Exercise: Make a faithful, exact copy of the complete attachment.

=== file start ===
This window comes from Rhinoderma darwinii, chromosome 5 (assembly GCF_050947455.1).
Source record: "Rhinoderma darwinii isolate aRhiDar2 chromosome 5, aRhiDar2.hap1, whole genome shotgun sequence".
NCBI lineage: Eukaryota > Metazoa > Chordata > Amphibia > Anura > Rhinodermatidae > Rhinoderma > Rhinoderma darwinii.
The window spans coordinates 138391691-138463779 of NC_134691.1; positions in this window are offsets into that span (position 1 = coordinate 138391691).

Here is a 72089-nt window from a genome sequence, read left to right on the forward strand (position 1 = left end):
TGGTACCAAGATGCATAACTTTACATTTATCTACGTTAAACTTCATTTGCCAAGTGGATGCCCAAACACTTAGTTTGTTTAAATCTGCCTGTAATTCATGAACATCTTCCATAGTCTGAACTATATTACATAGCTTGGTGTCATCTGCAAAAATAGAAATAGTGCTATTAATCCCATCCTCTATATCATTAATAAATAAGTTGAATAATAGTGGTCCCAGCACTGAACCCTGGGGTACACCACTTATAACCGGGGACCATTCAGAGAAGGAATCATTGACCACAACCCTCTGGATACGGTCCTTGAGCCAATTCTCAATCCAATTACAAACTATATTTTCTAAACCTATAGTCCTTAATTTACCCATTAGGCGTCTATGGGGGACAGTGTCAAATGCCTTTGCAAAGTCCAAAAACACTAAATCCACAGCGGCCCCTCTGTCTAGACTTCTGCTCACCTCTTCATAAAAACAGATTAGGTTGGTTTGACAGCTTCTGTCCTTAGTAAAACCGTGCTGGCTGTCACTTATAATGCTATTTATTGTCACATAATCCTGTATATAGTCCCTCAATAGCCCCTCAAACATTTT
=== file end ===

This window comes from Rhinoderma darwinii, chromosome 5 (assembly GCF_050947455.1).
Source record: "Rhinoderma darwinii isolate aRhiDar2 chromosome 5, aRhiDar2.hap1, whole genome shotgun sequence".
NCBI lineage: Eukaryota > Metazoa > Chordata > Amphibia > Anura > Rhinodermatidae > Rhinoderma > Rhinoderma darwinii.
The window spans coordinates 138391691-138463779 of NC_134691.1; positions in this window are offsets into that span (position 1 = coordinate 138391691).

Here is a 72089-nt window from a genome sequence, read left to right on the forward strand (position 1 = left end):
TGGTACCAAGATGCATAACTTTACATTTATCTACGTTAAACTTCATTTGCCAAGTGGATGCCCAAACACTTAGTTTGTTTAAATCTGCCTGTAATTCATGAACATCTTCCATAGTCTGAACTATATTACATAGCTTGGTGTCATCTGCAAAAATAGAAATAGTGCTATTAATCCCATCCTCTATATCATTAATAAATAAGTTGAATAATAGTGGTCCCAGCACTGAACCCTGGGGTACACCACTTATAACCGGGGACCATTCAGAGAAGGAATCATTGACCACAACCCTCTGGATACGGTCCTTGAGCCAATTCTCAATCCAATTACAAACTATATTTTCTAAACCTATAGTCCTTAATTTACCCATTAGGCGTCTATGGGGGACAGTGTCAAATGCCTTTGCAAAGTCCAAAAACACTAAATCCACAGCGGCCCCTCTGTCTAGACTTCTGCTCACCTCTTCATAAAAACAGATTAGGTTGGTTTGACAGCTTCTGTCCTTAGTAAAACCGTGCTGGCTGTCACTTATAATGCTATTTATTGTCACATAATCCTGTATATAGTCCCTCAATAGCCCCTCAAACATTTT